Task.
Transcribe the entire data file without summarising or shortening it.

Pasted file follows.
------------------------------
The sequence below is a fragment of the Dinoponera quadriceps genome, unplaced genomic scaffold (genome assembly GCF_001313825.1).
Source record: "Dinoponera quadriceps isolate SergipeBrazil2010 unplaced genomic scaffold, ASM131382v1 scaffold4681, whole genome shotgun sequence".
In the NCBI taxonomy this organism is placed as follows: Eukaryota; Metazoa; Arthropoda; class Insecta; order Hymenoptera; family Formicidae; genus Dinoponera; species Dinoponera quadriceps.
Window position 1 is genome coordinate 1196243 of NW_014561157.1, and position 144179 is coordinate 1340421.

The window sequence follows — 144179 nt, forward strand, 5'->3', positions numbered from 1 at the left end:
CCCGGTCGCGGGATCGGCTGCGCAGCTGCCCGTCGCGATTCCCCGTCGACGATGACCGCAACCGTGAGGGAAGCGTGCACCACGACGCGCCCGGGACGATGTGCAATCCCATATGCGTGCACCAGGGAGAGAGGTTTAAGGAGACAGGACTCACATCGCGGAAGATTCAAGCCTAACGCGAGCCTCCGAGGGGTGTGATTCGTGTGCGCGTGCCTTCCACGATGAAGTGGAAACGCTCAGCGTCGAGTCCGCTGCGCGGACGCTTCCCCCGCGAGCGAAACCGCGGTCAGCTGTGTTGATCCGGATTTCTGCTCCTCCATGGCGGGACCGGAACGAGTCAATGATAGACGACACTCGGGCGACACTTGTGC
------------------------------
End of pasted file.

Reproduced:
The sequence below is a fragment of the Dinoponera quadriceps genome, unplaced genomic scaffold (genome assembly GCF_001313825.1).
Source record: "Dinoponera quadriceps isolate SergipeBrazil2010 unplaced genomic scaffold, ASM131382v1 scaffold4681, whole genome shotgun sequence".
In the NCBI taxonomy this organism is placed as follows: Eukaryota; Metazoa; Arthropoda; class Insecta; order Hymenoptera; family Formicidae; genus Dinoponera; species Dinoponera quadriceps.
Window position 1 is genome coordinate 1196243 of NW_014561157.1, and position 144179 is coordinate 1340421.

The window sequence follows — 144179 nt, forward strand, 5'->3', positions numbered from 1 at the left end:
CCCGGTCGCGGGATCGGCTGCGCAGCTGCCCGTCGCGATTCCCCGTCGACGATGACCGCAACCGTGAGGGAAGCGTGCACCACGACGCGCCCGGGACGATGTGCAATCCCATATGCGTGCACCAGGGAGAGAGGTTTAAGGAGACAGGACTCACATCGCGGAAGATTCAAGCCTAACGCGAGCCTCCGAGGGGTGTGATTCGTGTGCGCGTGCCTTCCACGATGAAGTGGAAACGCTCAGCGTCGAGTCCGCTGCGCGGACGCTTCCCCCGCGAGCGAAACCGCGGTCAGCTGTGTTGATCCGGATTTCTGCTCCTCCATGGCGGGACCGGAACGAGTCAATGATAGACGACACTCGGGCGACACTTGTGC